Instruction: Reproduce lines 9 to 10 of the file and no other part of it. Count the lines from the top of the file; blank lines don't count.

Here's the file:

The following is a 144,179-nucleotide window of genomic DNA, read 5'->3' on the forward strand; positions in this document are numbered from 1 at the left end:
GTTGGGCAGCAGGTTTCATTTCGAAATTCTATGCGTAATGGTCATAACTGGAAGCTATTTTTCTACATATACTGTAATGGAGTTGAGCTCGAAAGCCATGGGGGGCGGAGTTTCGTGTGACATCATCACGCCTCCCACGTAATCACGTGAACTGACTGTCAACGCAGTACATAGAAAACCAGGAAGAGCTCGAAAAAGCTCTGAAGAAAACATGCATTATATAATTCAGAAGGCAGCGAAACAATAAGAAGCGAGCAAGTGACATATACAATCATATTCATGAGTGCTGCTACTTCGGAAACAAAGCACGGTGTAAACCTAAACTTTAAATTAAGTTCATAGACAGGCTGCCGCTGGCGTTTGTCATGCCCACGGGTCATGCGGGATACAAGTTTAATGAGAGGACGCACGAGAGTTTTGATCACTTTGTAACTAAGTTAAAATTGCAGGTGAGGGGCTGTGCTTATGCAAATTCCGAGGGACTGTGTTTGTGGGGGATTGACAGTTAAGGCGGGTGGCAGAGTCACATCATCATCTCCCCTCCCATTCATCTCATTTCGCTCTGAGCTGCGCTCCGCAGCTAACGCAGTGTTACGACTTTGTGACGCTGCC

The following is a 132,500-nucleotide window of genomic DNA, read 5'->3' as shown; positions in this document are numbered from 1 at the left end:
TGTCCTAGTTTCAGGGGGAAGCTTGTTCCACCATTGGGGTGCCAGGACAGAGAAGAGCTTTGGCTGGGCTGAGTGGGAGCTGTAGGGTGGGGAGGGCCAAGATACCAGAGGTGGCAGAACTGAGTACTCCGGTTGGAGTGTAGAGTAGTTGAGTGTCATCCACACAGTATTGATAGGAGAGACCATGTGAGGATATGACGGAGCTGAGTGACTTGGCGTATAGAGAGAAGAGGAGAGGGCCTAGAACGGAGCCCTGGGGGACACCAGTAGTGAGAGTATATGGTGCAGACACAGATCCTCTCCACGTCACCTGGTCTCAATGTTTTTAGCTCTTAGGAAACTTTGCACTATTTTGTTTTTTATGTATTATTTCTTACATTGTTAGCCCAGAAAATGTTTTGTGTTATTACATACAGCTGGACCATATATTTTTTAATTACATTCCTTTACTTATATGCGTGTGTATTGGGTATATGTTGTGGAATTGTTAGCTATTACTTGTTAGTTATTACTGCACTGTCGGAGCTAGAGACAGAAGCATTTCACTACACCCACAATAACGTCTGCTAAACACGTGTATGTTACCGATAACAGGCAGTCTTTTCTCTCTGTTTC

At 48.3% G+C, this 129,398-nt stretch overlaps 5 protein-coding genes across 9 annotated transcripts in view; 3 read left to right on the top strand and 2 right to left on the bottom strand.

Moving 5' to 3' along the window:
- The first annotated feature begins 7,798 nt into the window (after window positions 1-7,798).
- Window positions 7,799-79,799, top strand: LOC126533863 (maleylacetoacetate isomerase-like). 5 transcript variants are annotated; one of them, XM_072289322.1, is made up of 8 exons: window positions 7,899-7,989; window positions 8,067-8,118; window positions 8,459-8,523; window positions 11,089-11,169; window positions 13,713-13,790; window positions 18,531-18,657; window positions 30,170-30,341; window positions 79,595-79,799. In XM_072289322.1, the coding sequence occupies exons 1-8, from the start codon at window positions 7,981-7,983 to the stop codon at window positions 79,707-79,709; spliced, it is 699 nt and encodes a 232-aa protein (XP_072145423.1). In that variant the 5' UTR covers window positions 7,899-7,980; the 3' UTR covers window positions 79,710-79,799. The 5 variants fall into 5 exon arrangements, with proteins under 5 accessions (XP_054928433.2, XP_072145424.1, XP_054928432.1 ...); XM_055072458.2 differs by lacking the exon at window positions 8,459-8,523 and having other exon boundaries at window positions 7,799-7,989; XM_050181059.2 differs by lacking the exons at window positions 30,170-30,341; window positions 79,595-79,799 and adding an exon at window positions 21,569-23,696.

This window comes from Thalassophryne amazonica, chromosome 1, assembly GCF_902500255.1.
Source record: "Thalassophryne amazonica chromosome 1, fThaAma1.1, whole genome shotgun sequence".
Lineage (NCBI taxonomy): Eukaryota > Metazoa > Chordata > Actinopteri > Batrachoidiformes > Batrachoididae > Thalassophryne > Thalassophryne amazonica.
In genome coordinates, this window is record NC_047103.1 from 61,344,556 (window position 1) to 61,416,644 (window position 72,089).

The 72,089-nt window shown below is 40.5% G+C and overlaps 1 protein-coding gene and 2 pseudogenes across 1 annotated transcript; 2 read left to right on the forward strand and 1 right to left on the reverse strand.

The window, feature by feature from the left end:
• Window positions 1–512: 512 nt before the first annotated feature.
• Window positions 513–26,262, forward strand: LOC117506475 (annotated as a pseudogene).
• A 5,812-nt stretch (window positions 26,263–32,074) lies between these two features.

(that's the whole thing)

This window comes from Thalassophryne amazonica, chromosome 1, assembly GCF_902500255.1.
Source record: "Thalassophryne amazonica chromosome 1, fThaAma1.1, whole genome shotgun sequence".